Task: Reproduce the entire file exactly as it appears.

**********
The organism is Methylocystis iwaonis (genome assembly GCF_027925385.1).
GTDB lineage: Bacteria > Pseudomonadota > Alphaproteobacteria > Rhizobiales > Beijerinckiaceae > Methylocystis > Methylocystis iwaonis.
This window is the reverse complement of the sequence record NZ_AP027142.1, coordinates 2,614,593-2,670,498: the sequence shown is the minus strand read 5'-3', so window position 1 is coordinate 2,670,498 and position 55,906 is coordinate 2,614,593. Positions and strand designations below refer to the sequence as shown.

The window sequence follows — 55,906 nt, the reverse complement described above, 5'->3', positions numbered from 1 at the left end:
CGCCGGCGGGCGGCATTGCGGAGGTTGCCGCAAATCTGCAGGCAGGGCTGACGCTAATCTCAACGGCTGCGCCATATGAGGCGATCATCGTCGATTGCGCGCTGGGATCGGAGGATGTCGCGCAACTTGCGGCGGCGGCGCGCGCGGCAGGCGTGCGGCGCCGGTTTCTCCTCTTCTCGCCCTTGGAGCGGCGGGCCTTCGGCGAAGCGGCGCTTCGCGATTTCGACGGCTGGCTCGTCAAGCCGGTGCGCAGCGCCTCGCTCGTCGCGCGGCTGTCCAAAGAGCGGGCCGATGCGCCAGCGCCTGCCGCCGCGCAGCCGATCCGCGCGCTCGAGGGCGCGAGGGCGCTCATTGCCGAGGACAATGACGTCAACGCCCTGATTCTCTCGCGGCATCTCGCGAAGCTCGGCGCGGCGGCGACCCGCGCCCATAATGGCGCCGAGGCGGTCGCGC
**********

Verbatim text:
The organism is Methylocystis iwaonis (genome assembly GCF_027925385.1).
GTDB lineage: Bacteria > Pseudomonadota > Alphaproteobacteria > Rhizobiales > Beijerinckiaceae > Methylocystis > Methylocystis iwaonis.
This window is the reverse complement of the sequence record NZ_AP027142.1, coordinates 2,614,593-2,670,498: the sequence shown is the minus strand read 5'-3', so window position 1 is coordinate 2,670,498 and position 55,906 is coordinate 2,614,593. Positions and strand designations below refer to the sequence as shown.

The window sequence follows — 55,906 nt, the reverse complement described above, 5'->3', positions numbered from 1 at the left end:
CGCCGGCGGGCGGCATTGCGGAGGTTGCCGCAAATCTGCAGGCAGGGCTGACGCTAATCTCAACGGCTGCGCCATATGAGGCGATCATCGTCGATTGCGCGCTGGGATCGGAGGATGTCGCGCAACTTGCGGCGGCGGCGCGCGCGGCAGGCGTGCGGCGCCGGTTTCTCCTCTTCTCGCCCTTGGAGCGGCGGGCCTTCGGCGAAGCGGCGCTTCGCGATTTCGACGGCTGGCTCGTCAAGCCGGTGCGCAGCGCCTCGCTCGTCGCGCGGCTGTCCAAAGAGCGGGCCGATGCGCCAGCGCCTGCCGCCGCGCAGCCGATCCGCGCGCTCGAGGGCGCGAGGGCGCTCATTGCCGAGGACAATGACGTCAACGCCCTGATTCTCTCGCGGCATCTCGCGAAGCTCGGCGCGGCGGCGACCCGCGCCCATAATGGCGCCGAGGCGGTCGCGC